Resizing virtual disks

You have have:

  • installed virtualization software e.g. VirtualBox on your native, host machine e.g. OSX
  • created a virtual machine on your host machine
  • installed an OS (guest e.g. Windows) on the virtual machine
  • proceeded to use the virtual machine, and filled up it’s disk !!!!

Don’t make this mistake: scrimp on virtual disks

When you create a virtual machine you choose a maximum size for its virtual disk.  Don’t scrimp. You are choosing a limit, and it doesn’t immediately use that space on your host machine (if the virtual disk is dynamically allocated.)  But it does fix the size that the guest machine will use.  Then when you install the guest OS, it creates a partition and file system on that size of disk.  (But it only uses, i.e. dynamically allocates, blocks on the host that have been written to by the guest.)  The dynamic allocation refers to the host.(The guest dynamically fills the disk, and that must also involve ‘allocation’ but that’s another thing.)

(If you make a virtual disk very large (as large as the real disk on the host), then when a guest fills up the disk, any ‘disk full’ problems will manifest themselves in the host first.)

If you make a virtual disk too small, when the guest fills it up, ‘disk full’ problems manifest themselves on the guest (even though the host may have plenty of disk space left.)

An Example

I created a Windows virtual machine with only a 25G virtual disk.  My purpose for the machine is software development.  By the time I installed Windows, Dropbox, Cygwin, and Qt, the disk was already full.

Solutions

Possible solutions:

  • struggle by careful managment of what you install and delete (tedious and fraught with error)
  • discard the virtual machine and start over (not pleasant if you have installed much software on the guest.)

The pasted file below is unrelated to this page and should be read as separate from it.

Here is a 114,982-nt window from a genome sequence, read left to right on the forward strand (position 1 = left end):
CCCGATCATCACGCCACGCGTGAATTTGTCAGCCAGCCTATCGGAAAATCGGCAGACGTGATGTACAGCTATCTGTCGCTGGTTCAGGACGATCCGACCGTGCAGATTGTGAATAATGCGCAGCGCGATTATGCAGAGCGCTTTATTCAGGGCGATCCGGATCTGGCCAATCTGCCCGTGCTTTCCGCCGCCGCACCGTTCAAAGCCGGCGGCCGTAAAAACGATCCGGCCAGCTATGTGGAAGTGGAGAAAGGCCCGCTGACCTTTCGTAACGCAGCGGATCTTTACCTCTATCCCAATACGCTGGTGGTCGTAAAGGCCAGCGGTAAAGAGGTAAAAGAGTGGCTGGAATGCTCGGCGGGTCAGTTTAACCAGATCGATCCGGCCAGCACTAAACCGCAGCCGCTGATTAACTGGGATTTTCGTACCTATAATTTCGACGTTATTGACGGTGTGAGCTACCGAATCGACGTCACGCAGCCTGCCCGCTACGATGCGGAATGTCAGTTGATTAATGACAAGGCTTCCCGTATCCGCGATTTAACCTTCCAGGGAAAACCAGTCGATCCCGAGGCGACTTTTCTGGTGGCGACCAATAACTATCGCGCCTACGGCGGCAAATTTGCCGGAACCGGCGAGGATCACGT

• resize the virtual disk (enlarging it.)

Instructions for resizing a virtual disk

Here are nice instructions for resizing a virtual disk, for the case where:

  • host is Windows
  • guest is Windows
  • virtualization software is VirtualBox OR VMWare
  • GParted is used as a LiveCD for repartioning

You can adapt the instructions for other cases.

One interesting aspect is: you temporarily boot the guest machine (usually running Windows) with a LiveCD (running Linux? and including GParted) so that you can repartition the disk that the guest Windows will see.  (As discussed, you can’t repartition the Windows C: disk while Windows is running.)

It can get confusing very fast.

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Print to PDF

Why can you print to PDF but not to SVG?

Because PDF has the notion of pages, while SVG does not.

PDF and SVG are competing formats.  Both are scalable without loss of resolution.

PDF was invented at Adobe.  It displays documents portably, that is, the same on all platforms.  It originally was mostly about text documents, which are paginated.  Thus the notion of pages is built into PDF.

SVG displays a drawing portably (again, the same on all platforms.)  But a drawing that can be scaled does not need pagination, when displayed on a computer screen.  You can just pan, and zoom in and out on the one drawing.

It is only when you want to print an SVG to paper that you need worry about pagination.   But  whatever choice of pagination you make at printing time cannot be saved in a  SVG file.  (There exists a proposal to add pagination to the SVG standard.)

(PDF stands for Portable Document Format.  A Document object often supports pagination.)

X11 XCB xpyb xev -> pyxev, for XI2 touch events and gestures

This is about my effort to write a Python version of xev, to snoop on XInput2 events from a touchpad.

Context

You have:

  • a user input device (e.g. mouse, trackpad, touchscreen. Specifically a Wacom Bamboo Pen and Touch.)
  • Linux (or OSX)
  • X11 (not Wayland)
  • Qt
  • PyQt
  • a Python app

You want to debug why your input device is not working with your app as you expect (specifically, not yielding QGestureEvent to my app.)

Architecture of the software stack

The above list is a stack, or pipe, of software.

The user input device has a microprocessor and firmware inside it, converting your physical actions to a stream of data, here to a USB connector.  Here, the standard for the input stream is ‘HID’.

The Linux kernel has ‘kernel drivers’ that understand physical devices and interface them to ‘logical devices.’  A ‘device’ looks like a file, e.g. /dev/input/mouse0.  Here ‘evdev’ is one name of the ‘kernel driver’ that understands input devices that follow the HID standard.

X11 has ‘input drivers’ that read a ‘logical device’ and interface to a queue of events, internal to the X Server.  Here xf86-input-wacom is one name of the ‘input driver.’

Part of the X Server reads  from the internal queue and interfaces to X Clients.  That part of the XServer dispatches events to windows on your screen.  Here we are mainly concerned with events of the XInput2 protocol.

Qt on Linux is an X Client.

And so forth, more later as I update this post.

A debugging strategy